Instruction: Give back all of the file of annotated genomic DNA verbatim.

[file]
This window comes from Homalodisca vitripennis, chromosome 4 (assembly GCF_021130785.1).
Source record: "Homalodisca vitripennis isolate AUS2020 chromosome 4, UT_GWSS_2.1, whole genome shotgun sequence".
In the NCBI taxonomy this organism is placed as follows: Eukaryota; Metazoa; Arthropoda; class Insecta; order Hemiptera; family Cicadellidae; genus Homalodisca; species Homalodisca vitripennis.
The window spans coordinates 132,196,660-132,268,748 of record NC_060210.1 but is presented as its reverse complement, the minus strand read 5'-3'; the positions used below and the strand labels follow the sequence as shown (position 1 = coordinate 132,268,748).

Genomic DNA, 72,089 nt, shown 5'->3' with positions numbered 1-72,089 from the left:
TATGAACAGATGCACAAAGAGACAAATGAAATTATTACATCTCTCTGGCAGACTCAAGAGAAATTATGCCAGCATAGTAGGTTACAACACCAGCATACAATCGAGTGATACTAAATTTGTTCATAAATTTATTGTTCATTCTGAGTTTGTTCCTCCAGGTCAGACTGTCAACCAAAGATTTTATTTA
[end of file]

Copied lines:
This window comes from Homalodisca vitripennis, chromosome 4 (assembly GCF_021130785.1).
Source record: "Homalodisca vitripennis isolate AUS2020 chromosome 4, UT_GWSS_2.1, whole genome shotgun sequence".
In the NCBI taxonomy this organism is placed as follows: Eukaryota; Metazoa; Arthropoda; class Insecta; order Hemiptera; family Cicadellidae; genus Homalodisca; species Homalodisca vitripennis.
The window spans coordinates 132,196,660-132,268,748 of record NC_060210.1 but is presented as its reverse complement, the minus strand read 5'-3'; the positions used below and the strand labels follow the sequence as shown (position 1 = coordinate 132,268,748).

Genomic DNA, 72,089 nt, shown 5'->3' with positions numbered 1-72,089 from the left:
TATGAACAGATGCACAAAGAGACAAATGAAATTATTACATCTCTCTGGCAGACTCAAGAGAAATTATGCCAGCATAGTAGGTTACAACACCAGCATACAATCGAGTGATACTAAATTTGTTCATAAATTTATTGTTCATTCTGAGTTTGTTCCTCCAGGTCAGACTGTCAACCAAAGATTTTATTTA